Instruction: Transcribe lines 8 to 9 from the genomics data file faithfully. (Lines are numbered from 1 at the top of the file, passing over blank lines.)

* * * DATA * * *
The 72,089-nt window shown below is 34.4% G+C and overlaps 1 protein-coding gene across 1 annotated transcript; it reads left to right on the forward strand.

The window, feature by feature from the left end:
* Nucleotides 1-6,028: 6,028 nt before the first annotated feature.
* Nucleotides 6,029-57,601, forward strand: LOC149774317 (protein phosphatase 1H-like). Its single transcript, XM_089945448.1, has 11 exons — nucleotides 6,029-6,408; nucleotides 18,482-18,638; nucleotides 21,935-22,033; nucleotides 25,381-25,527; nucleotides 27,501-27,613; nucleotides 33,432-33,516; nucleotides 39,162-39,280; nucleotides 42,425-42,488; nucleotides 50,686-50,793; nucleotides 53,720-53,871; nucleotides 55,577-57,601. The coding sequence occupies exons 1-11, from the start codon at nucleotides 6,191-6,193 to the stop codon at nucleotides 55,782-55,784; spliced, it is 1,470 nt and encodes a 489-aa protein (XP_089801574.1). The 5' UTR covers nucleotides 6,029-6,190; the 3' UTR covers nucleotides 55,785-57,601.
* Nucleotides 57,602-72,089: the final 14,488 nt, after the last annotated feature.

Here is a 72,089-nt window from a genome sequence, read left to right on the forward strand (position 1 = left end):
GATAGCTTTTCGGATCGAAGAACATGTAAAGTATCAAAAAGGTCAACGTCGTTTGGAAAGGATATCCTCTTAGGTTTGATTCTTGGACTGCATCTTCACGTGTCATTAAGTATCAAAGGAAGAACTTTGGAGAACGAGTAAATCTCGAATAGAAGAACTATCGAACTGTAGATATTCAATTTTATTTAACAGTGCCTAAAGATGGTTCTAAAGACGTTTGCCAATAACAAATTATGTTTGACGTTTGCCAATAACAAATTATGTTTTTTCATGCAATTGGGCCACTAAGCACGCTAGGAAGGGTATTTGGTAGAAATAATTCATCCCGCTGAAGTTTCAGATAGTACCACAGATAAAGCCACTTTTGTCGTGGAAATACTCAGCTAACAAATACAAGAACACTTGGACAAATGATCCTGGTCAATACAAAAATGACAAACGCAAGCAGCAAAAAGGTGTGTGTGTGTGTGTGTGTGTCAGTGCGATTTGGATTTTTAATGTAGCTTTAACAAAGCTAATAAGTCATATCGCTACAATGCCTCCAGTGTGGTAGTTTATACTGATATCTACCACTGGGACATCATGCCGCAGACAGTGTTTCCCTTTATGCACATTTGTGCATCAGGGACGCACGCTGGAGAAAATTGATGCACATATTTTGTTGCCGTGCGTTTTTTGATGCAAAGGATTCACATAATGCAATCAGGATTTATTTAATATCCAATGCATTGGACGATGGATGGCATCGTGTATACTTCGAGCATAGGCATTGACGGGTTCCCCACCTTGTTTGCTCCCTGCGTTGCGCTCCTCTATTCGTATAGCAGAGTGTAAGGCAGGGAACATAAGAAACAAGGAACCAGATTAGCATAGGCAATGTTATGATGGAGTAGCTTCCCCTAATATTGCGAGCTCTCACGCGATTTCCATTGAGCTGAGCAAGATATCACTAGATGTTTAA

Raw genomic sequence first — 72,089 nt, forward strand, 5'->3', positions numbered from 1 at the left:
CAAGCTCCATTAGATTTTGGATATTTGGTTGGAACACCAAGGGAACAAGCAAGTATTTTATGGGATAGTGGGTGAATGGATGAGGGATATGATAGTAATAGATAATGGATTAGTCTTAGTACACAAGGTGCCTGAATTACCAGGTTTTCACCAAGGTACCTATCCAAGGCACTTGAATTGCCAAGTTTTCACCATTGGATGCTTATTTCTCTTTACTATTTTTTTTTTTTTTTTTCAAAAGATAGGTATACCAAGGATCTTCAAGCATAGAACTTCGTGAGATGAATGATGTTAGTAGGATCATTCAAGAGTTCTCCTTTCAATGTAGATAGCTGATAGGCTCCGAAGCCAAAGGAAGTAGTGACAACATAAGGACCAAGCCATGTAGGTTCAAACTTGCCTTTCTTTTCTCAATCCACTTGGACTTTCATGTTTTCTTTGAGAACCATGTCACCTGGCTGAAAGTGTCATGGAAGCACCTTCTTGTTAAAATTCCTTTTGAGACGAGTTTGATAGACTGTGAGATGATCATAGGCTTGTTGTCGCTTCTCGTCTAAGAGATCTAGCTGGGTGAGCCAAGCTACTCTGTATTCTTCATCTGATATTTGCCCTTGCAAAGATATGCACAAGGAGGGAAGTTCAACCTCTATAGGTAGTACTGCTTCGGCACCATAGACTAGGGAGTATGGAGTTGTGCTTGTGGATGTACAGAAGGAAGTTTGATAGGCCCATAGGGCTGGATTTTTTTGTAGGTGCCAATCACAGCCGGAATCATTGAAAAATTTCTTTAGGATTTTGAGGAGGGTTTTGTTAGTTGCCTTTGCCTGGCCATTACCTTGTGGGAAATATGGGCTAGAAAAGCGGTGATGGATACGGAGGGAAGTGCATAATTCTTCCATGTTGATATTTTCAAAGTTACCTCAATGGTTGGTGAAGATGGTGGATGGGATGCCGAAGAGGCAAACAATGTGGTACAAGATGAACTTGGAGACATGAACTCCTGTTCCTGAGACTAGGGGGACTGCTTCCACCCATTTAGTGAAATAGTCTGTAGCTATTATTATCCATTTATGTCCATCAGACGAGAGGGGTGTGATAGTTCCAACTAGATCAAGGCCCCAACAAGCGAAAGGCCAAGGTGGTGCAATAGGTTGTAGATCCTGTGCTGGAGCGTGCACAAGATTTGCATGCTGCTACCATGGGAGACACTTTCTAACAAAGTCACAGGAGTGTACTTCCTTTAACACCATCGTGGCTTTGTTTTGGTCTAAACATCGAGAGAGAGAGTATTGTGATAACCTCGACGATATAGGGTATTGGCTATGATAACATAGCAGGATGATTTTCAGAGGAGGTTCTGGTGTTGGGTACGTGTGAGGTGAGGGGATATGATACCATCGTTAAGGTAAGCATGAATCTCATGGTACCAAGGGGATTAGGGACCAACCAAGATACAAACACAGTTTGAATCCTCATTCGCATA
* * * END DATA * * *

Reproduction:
Raw genomic sequence first — 72,089 nt, forward strand, 5'->3', positions numbered from 1 at the left:
CAAGCTCCATTAGATTTTGGATATTTGGTTGGAACACCAAGGGAACAAGCAAGTATTTTATGGGATAGTGGGTGAATGGATGAGGGATATGATAGTAATAGATAATGGATTAGTCTTAGTACACAAGGTGCCTGAATTACCAGGTTTTCACCAAGGTACCTATCCAAGGCACTTGAATTGCCAAGTTTTCACCATTGGATGCTTATTTCTCTTTACTATTTTTTTTTTTTTTTTTCAAAAGATAGGTATACCAAGGATCTTCAAGCATAGAACTTCGTGAGATGAATGATGTTAGTAGGATCATTCAAGAGTTCTCCTTTCAATGTAGATAGCTGATAGGCTCCGAAGCCAAAGGAAGTAGTGACAACATAAGGACCAAGCCATGTAGGTTCAAACTTGCCTTTCTTTTCTCAATCCACTTGGACTTTCATGTTTTCTTTGAGAACCATGTCACCTGGCTGAAAGTGTCATGGAAGCACCTTCTTGTTAAAATTCCTTTTGAGACGAGTTTGATAGACTGTGAGATGATCATAGGCTTGTTGTCGCTTCTCGTCTAAGAGATCTAGCTGGGTGAGCCAAGCTACTCTGTATTCTTCATCTGATATTTGCCCTTGCAAAGATATGCACAAGGAGGGAAGTTCAACCTCTATAGGTAGTACTGCTTCGGCACCATAGACTAGGGAGTATGGAGTTGTGCTTGTGGATGTACAGAAGGAAGTTTGATAGGCCCATAGGGCTGGATTTTTTTGTAGGTGCCAATCACAGCCGGAATCATTGAAAAATTTCTTTAGGATTTTGAGGAGGGTTTTGTTAGTTGCCTTTGCCTGGCCATTACCTTGTGGGAAATATGGGCTAGAAAAGCGGTGATGGATACGGAGGGAAGTGCATAATTCTTCCATGTTGATATTTTCAAAGTTACCTCAATGGTTGGTGAAGATGGTGGATGGGATGCCGAAGAGGCAAACAATGTGGTACAAGATGAACTTGGAGACATGAACTCCTGTTCCTGAGACTAGGGGGACTGCTTCCACCCATTTAGTGAAATAGTCTGTAGCTATTATTATCCATTTATGTCCATCAGACGAGAGGGGTGTGATAGTTCCAACTAGATCAAGGCCCCAACAAGCGAAAGGCCAAGGTGGTGCAATAGGTTGTAGATCCTGTGCTGGAGCGTGCACAAGATTTGCATGCTGCTACCATGGGAGACACTTTCTAACAAAGTCACAGGAGTGTACTTCCTTTAACACCATCGTGGCTTTGTTTTGGTCTAAACATCGAGAGAGAGAGTATTGTGATAACCTCGACGATATAGGGTATTGGCTATGATAACATAGCAGGATGATTTTCAGAGGAGGTTCTGGTGTTGGGTACGTGTGAGGTGAGGGGATATGATACCATCGTTAAGGTAAGCATGAATCTCATGGTACCAAGGGGATTAGGGACCAACCAAGATACAAACACAGTTTGAATCCTCATTCGCATA